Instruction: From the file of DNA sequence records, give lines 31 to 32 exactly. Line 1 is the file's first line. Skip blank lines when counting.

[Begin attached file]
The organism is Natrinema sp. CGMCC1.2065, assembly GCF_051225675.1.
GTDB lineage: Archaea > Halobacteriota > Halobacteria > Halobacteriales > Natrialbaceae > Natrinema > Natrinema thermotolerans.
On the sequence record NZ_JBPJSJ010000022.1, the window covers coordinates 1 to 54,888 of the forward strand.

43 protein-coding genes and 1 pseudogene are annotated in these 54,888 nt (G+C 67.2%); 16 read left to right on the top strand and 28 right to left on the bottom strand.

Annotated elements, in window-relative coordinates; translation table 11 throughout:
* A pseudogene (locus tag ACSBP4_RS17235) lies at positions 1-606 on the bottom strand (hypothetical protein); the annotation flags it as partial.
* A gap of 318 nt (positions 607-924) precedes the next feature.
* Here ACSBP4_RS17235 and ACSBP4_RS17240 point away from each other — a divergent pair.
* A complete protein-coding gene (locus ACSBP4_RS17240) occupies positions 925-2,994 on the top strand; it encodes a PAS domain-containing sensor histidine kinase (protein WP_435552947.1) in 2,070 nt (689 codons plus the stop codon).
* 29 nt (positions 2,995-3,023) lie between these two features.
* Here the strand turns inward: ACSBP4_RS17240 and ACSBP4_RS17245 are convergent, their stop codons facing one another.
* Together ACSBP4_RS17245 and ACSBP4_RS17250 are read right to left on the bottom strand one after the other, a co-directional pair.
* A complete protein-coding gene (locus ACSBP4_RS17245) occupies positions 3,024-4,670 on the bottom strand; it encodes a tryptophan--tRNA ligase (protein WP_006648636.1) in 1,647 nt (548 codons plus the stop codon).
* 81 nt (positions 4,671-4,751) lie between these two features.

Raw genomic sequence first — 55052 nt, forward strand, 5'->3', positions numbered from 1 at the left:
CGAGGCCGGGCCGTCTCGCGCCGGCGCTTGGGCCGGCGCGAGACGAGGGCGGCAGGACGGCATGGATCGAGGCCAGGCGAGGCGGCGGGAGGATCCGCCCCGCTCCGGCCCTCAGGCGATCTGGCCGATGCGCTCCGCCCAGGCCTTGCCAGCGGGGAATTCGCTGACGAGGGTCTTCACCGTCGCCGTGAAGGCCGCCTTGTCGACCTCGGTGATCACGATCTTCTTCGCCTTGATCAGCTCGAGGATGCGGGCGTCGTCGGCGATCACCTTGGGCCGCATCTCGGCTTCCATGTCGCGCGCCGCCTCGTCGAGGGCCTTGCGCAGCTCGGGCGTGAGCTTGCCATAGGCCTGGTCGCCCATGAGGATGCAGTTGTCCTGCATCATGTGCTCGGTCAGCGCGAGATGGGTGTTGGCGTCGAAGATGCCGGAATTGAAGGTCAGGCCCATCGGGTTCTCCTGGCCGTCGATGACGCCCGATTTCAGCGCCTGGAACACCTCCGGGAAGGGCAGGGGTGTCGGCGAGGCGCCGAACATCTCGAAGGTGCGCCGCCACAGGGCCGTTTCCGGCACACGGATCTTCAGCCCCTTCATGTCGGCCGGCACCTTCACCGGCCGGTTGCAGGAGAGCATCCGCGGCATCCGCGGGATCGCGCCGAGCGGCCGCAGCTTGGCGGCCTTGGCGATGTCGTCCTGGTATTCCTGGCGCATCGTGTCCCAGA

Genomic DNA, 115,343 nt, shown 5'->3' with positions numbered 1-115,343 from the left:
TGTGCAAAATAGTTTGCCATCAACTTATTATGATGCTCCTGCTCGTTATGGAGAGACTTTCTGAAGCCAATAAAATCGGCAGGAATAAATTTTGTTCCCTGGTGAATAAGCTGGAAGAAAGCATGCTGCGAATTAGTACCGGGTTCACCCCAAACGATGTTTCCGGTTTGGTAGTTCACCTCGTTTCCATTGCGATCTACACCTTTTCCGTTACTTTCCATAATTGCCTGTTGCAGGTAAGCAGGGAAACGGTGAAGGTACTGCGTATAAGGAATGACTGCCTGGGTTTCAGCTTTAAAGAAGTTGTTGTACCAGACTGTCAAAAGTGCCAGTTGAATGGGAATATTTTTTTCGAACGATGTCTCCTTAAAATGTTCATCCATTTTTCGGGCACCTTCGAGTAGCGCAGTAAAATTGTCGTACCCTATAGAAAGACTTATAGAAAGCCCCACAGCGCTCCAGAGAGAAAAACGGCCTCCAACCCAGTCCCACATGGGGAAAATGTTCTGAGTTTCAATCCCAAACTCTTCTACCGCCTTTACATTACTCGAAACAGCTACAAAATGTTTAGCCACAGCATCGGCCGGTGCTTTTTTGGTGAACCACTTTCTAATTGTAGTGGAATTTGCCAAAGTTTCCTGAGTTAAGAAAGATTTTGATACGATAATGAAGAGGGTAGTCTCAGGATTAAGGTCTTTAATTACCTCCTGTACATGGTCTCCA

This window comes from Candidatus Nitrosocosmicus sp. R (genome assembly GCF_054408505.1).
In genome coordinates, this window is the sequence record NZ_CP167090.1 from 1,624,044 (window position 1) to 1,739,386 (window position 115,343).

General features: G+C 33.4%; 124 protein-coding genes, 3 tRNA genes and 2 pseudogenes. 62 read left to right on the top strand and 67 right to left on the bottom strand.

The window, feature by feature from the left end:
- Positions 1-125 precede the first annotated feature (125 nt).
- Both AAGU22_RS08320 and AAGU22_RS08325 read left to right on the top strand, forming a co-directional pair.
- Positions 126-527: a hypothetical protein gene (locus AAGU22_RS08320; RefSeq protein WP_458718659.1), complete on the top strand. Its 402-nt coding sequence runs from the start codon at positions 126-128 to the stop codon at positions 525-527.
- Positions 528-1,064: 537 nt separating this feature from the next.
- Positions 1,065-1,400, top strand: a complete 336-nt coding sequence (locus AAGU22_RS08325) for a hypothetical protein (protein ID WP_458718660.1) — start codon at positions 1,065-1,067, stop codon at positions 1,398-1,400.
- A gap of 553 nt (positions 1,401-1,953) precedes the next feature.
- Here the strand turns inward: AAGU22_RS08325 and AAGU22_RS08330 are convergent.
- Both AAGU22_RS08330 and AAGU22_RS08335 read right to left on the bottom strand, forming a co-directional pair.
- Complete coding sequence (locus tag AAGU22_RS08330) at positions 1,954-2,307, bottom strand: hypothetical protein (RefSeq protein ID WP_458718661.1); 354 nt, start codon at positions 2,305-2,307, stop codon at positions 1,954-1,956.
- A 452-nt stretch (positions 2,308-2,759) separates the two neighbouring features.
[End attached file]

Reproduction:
- Complete coding sequence (locus tag AAGU22_RS08330) at positions 1,954-2,307, bottom strand: hypothetical protein (RefSeq protein ID WP_458718661.1); 354 nt, start codon at positions 2,305-2,307, stop codon at positions 1,954-1,956.
- A 452-nt stretch (positions 2,308-2,759) separates the two neighbouring features.